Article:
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T'AI CHI MAGAZINE - December 2002
 

EDITOR'S NOTEBOOK > December 2002
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December 2002 - Editor's Notebook
Calvin Chin started martial arts at 12 years of age and had considerable success in Uechi Ryu Karate, becoming a teacher in just three years. At that time, Karate was probably the prevailing martial art in the U.S. After five years he was tested and promoted by grandmaster Kanei Uechi, becoming one of the youngest black belt recipients in the Uechi system.
But the soft-spoken Chin gave it up to study with Kwong Tit Fu, a recent immigrant from Hong Kong to the Boston area who required him to give up his previous martial arts training. Chin subsequently studied with him for 27 years, becoming a teacher and indoor student and Kwong’s principle disciple.
In the cover article, Chin spoke of the traditional method of teaching, in which many masters were reluctant to reveal the hard-earned treasures of their own practice.
Learning T’ai Chi Ch’uan for health and recreation has its own challenges, but learning it as an art or martial art requires considerable patience, insight and hard training.
Many of the masters I have interviewed and much of the serious literature refer to these requirements but often it is not clear what the meaning is of patience, insight and hard training.
After all, what is hard training? Is it physically hard? Getting into deep postures? Doing strenuous fajin or strength and power building exercises?
Often these training methods are hard physically because initially the student does them wrong, using too much strength.
Chin pointed out that over time the consistent practitioner learns to delete strength and not use more than is necessary to accomplish a task. Then it becomes easier, but maybe not a whole lot easier.
The hard part often is persevering until there is an understanding with the mind and the body of how they should work together in a natural way.
Sometimes that understanding does not arrive for a long time, or only partially, or maybe never. That is what is referred to as learning to eat the bitter. Have you tasted it? If you taste it long enough, it can become an acquired taste.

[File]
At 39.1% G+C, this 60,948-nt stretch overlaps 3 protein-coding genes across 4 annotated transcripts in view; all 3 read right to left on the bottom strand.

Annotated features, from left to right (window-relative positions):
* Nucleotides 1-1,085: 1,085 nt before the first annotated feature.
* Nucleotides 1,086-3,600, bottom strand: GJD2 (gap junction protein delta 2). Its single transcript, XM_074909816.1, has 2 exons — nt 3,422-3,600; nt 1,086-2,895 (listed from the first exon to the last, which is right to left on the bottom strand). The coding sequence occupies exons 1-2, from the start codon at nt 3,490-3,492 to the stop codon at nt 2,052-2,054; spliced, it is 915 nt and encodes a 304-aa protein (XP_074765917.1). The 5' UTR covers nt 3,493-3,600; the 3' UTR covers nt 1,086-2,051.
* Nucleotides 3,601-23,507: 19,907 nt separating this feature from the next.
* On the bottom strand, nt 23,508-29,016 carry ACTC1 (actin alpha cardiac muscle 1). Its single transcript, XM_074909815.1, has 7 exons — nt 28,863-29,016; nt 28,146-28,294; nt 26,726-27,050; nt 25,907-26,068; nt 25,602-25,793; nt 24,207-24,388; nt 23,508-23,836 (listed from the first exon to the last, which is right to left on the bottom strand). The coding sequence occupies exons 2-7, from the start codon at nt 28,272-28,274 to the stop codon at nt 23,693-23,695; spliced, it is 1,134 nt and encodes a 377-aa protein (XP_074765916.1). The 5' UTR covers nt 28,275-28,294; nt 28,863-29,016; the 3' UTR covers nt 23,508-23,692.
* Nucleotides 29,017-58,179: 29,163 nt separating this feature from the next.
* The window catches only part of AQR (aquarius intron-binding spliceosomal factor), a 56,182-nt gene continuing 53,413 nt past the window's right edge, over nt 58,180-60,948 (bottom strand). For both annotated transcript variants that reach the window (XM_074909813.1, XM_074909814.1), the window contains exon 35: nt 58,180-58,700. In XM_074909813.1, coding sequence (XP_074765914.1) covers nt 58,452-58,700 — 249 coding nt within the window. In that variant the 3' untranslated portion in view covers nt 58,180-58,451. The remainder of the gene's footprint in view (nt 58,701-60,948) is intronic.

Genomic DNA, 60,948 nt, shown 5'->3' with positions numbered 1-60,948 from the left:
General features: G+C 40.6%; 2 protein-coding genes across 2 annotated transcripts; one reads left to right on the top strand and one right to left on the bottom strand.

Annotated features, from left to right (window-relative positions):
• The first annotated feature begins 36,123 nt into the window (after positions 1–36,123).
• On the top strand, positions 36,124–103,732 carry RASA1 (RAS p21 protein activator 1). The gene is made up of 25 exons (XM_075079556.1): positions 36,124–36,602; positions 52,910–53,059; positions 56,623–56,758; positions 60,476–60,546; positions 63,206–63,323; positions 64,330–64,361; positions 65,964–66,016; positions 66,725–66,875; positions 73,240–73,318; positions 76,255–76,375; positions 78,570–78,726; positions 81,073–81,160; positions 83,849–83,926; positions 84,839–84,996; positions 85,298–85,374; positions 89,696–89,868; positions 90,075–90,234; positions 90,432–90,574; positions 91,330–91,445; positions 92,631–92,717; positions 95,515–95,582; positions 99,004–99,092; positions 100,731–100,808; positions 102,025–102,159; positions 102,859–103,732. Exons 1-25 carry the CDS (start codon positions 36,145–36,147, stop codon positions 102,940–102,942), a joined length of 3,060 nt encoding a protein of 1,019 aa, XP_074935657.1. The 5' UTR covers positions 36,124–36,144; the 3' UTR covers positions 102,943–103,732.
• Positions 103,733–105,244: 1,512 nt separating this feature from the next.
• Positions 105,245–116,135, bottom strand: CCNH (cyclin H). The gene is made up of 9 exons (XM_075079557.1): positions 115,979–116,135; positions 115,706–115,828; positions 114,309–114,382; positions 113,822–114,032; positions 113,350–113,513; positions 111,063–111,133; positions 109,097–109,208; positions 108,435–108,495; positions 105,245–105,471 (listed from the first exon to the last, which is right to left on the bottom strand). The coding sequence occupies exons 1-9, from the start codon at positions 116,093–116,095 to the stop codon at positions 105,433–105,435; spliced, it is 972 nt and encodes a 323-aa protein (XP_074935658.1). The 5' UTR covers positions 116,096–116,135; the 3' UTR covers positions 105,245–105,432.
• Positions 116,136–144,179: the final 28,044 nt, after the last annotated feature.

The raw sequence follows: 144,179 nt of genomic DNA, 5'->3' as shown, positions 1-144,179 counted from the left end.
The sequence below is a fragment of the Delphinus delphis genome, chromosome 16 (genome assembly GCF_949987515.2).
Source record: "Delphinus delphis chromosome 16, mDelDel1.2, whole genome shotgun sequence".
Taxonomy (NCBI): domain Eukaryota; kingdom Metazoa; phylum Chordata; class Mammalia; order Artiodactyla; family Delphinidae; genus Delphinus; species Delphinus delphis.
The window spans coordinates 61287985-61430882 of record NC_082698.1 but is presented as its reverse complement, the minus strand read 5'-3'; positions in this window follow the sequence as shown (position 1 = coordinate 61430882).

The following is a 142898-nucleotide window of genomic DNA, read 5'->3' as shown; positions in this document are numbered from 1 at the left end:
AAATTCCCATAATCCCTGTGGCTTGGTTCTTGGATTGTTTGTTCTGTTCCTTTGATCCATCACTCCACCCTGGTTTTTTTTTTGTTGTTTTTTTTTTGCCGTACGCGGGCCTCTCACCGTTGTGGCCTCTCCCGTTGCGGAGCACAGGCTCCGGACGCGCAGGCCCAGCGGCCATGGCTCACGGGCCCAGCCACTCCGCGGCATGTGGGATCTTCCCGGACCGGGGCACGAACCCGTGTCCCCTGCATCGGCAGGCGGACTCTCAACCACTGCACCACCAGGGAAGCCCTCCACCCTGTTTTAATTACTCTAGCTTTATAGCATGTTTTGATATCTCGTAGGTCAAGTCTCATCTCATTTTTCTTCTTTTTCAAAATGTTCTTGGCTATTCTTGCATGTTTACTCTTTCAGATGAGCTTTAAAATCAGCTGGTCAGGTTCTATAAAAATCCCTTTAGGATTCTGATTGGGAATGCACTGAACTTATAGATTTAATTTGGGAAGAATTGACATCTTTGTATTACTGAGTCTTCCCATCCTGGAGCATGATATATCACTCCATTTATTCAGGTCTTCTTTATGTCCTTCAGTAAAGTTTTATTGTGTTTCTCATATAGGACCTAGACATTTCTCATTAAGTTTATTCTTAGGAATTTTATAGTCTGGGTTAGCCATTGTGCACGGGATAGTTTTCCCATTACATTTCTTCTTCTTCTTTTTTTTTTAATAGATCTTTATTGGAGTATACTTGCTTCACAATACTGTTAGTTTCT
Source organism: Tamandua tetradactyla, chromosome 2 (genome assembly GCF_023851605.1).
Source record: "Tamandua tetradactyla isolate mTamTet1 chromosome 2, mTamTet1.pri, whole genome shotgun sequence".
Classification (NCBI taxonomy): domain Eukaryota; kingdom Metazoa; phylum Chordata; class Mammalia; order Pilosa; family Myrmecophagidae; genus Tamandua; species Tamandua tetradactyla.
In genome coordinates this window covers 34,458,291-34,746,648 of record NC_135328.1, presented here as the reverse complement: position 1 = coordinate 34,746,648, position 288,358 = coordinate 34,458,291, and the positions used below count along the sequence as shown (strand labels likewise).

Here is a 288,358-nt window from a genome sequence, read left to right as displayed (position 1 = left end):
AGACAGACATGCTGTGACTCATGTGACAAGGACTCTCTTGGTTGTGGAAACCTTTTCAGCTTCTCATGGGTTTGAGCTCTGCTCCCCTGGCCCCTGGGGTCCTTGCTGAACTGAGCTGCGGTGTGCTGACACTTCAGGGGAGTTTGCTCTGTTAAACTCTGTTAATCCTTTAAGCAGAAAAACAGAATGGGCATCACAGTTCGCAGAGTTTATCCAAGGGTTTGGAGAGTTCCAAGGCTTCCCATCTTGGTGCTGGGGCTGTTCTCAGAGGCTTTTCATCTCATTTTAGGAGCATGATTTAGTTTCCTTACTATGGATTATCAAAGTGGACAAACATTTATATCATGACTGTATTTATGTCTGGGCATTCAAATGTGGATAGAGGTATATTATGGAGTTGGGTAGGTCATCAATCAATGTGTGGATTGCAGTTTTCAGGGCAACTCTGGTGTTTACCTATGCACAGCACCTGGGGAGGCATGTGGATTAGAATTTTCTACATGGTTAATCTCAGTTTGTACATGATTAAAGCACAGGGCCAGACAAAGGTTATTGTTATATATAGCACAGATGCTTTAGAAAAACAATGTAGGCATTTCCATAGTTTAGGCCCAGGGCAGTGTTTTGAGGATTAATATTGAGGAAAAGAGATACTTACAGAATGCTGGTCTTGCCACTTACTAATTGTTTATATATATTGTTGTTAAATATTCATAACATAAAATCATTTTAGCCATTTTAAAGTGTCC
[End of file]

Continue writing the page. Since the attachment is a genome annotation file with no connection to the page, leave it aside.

Even if you do eventually get to some advanced understanding with body and mind together, the hard effort never really stops. If you are really serious, there is always more bitter to taste.

Yaron Seidman of Little Neck, NY, tackles the difficult task of examining the role of qi in T’ai Chi Ch’uan. And also its “non-role.” He compares the role of the scientific approach to T’ai Chi and the qi approach, suggesting that both have something to offer.
He also suggests that strength training, or research, has an important role and quotes two highly regarded masters on the subject.
His article provides useful insights into qi, which is often misunderstood outside of China.
In addition to teaching T’ai Chi, Seidman is also a licensed acupuncturist and sometimes serves as a translator of Chinese.

Daniel K. Wong of Manitoba, Canada, tells more about his experiences in Hong Kong with Yang Shao-zhong, eldest son of Yang Cheng-fu.
Wong tells about some of the self-defense and push hands training that he had with Yang and some of the skills that Yang demonstrated. In this article, he describes some specific self-defense techniques and the manner in which Yang taught push hands.

Peter Wu, who studied with Hong Jun-sheng, also demonstrates some specific self-defense techniques, focusing on Lu, Pull.
Wu, who teaches in Melbourne, Australia, has written articles for T’AI CHI Magazine about the skills of Hong, who studied with the famous Chen Fa-Ke. There are always multiple techniques within such techniques as Lu, or Pull.
Even beyond the physical techniques, which can be quite skilled, there are internal aspects of the same techniques involving jin, or internal strength, and use of the mind.
Internal strength, it should be noted, has its Yin and Yang aspects so that it is flexible, as well as strong. It is this flexibility that makes T’ai Chi such a valuable practice.

Injuries are an inherent problem of sports and martial arts, even for slow moving systems like the Yang and Wu styles.
Brian Fu of Sugar Land, TX, a disciple of Cheng Jin Cai, writes about some of the common injuries and their treatment according to Western medicine and Chinese Traditional Medicine. Fu is a licensed massage therapist and Chinese Herbalist.
He is also a gold medalist in national championships and currently teaches at the International Chen Style Tai Chi Development Center in Houston.

Alex Yeo of Singapore continues his series on the Yang style, reviewing some of the more prominent versions of the Yang style.
In the title for his article he uses a question mark after “Complete” to indicate that it is not really possible to be complete about the various versions of the Yang style.
There is not good documentation about systems created more than 75 years ago and he explains what is available.
Alex Yeo provides a valuable service in providing an impartial review of what we can find out.

A newspaper obituary from the Cleveland Plain Dealer reports that Tzeng-yu “Tom” Huang, a long time T’ai Chi Ch’uan teacher in the Cleveland area, died October 23 after an auto accident.
Huang, 76, moved to the U.S. from Taiwan in 1969 and taught Chinese literature and philosophy at the high school level and Wu style T’ai Chi at DeMing College. He also taught T’ai Chi at China Treasure House in Cleveland Heights since 1973 and at various other locations.
Huang was born in Hebei, China, and moved to Taiwan shortly before the Communists took over the mainland.•

 
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